Why has consumerism become such an integral part of our lives and psyche? And where did it all began? According to Peter Stearns, consumerism could be described as “a society in which many people formulate their goals in life partly through acquiring goods that they clearly do not need for subsistence or for traditional display.”
So when and where did this obsession with buying begin? Historiography places the emergence of a modern consumer society at the beginning of the 20th century as a response to the Industrial Revolution and the changing means of capitalist production. In this sense, 19th-century Europe and the Industrial Revolution prepared the setting for the rise of consumer culture, when a particular set of goods became accessible to certain groups, who used them for displaying a higher status in society. In contrast, during the 20th century, the Western world offered a greater variety of consumer goods to be purchased by the wider public. From this moment on, the possession of consumer goods changed its meaning dramatically. From markers of higher or privileged status in society, consumer goods became tools of self-representation and objects of desire.As consumer practices evolved, consumerism became one of the most defining features of the modern West. Going to the department store to buy something you’ve seen in the ads or driving a luxury car became symbolic for the consumer practices in the early 20th century.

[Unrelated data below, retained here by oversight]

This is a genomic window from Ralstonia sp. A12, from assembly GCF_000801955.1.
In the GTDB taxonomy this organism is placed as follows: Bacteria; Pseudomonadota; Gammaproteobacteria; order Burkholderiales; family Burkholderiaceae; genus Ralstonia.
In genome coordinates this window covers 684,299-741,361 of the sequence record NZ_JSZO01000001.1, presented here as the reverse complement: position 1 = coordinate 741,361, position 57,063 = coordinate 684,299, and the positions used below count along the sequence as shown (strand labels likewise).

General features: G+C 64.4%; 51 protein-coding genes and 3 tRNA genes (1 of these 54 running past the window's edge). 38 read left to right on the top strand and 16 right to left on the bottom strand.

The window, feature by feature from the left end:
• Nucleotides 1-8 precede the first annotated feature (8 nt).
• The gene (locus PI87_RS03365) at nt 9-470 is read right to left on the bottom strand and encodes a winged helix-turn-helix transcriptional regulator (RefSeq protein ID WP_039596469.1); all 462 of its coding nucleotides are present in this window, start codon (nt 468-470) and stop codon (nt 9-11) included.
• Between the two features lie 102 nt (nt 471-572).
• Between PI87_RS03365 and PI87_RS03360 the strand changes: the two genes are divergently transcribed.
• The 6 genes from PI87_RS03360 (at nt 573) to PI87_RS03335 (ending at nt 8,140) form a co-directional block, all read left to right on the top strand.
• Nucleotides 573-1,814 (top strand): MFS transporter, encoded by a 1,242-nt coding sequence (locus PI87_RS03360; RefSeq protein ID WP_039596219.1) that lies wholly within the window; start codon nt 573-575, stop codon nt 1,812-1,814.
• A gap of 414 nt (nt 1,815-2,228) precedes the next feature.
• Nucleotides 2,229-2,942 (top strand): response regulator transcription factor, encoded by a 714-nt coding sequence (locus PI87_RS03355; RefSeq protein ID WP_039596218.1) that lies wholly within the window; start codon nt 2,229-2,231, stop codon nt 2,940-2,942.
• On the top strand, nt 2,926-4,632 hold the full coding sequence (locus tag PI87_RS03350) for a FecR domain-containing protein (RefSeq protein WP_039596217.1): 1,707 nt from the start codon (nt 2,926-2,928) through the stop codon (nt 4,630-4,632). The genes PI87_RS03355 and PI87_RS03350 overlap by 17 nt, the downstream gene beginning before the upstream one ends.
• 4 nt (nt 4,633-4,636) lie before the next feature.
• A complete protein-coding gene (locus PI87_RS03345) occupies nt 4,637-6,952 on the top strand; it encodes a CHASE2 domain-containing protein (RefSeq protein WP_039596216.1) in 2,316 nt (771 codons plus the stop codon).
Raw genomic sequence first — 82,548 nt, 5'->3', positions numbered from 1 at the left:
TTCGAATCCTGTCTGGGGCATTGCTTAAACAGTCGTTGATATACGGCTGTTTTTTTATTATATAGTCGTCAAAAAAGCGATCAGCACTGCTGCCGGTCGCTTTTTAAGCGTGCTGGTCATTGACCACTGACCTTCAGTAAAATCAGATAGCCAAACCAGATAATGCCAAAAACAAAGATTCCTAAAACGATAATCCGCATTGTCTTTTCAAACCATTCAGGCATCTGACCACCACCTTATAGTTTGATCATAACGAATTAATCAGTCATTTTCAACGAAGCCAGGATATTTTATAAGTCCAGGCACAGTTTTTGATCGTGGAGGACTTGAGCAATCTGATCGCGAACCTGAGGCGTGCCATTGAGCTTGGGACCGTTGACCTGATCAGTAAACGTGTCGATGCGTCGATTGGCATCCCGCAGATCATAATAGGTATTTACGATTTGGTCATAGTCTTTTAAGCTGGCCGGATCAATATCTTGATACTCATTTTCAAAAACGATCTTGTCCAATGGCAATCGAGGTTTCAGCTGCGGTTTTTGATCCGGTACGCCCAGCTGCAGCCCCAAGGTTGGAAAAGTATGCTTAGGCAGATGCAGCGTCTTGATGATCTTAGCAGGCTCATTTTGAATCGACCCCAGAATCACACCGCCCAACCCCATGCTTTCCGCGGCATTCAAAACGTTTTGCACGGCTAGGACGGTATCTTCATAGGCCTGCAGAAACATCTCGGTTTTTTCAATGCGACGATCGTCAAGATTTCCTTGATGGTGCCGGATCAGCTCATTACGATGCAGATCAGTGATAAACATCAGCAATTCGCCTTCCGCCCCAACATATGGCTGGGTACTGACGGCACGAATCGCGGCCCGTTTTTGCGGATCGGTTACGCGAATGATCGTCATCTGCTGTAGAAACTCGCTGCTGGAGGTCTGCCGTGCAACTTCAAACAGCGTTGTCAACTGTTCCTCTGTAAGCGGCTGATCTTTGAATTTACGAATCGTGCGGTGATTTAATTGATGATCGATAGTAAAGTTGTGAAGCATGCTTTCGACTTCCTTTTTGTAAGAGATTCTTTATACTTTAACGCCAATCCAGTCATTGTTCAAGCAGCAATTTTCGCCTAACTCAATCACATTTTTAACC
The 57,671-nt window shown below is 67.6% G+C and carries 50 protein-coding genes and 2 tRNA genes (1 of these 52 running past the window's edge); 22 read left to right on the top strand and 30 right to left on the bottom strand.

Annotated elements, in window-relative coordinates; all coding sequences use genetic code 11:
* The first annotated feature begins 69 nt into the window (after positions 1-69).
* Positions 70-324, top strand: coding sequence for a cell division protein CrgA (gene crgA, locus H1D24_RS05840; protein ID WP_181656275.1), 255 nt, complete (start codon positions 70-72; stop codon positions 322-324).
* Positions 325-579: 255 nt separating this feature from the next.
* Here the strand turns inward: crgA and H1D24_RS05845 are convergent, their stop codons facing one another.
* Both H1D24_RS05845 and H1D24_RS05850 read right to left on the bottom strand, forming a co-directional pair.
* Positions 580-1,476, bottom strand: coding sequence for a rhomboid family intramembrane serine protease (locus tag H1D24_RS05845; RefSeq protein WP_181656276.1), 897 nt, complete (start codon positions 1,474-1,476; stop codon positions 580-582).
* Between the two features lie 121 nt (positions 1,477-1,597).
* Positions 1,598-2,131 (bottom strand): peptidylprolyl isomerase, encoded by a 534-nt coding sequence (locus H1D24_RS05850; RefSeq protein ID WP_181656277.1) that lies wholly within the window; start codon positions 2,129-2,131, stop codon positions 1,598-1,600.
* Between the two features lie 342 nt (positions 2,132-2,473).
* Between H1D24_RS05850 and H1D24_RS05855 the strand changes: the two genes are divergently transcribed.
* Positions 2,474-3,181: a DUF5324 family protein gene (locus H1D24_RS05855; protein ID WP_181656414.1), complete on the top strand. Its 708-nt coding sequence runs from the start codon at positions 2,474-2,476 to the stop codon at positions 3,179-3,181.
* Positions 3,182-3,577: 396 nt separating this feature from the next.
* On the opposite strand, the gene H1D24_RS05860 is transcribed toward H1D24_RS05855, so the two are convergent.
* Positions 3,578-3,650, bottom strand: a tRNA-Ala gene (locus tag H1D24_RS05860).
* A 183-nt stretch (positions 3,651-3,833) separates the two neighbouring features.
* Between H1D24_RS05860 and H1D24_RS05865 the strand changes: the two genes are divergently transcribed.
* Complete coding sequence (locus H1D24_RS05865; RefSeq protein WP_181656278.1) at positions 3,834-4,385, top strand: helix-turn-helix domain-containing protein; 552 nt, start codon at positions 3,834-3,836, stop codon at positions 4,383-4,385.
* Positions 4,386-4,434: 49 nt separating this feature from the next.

As early as 1878, Macy’s department store opened doors and invited buyers with a tempting headline in the New York Times: “The Great Sixth-Avenue Bazaar; Opening Day at Macy and Co’s – A Place Where Almost Anything May Be Bought”. The article promoted the “universality of the stock, almost every article of dress and household furniture being on sale there, and at the most reasonable prices.” By the end of the 1920s, Macy’s had already established itself as America’s largest department store and it is nowadays considered as a cultural landmark and an essential part of the American cultural life.
Over time, buying turned into a ritual. It was a sign of self-respect and a way to express your individuality. And what department stores like Macy’s offered was a place where consumers could have a direct contact with their objects of desire and thus helped create a special connection between buyers and consumer goods through advertisement, beautiful shop windows, holiday parades, etc., earning a significant place in consumers’ everyday life.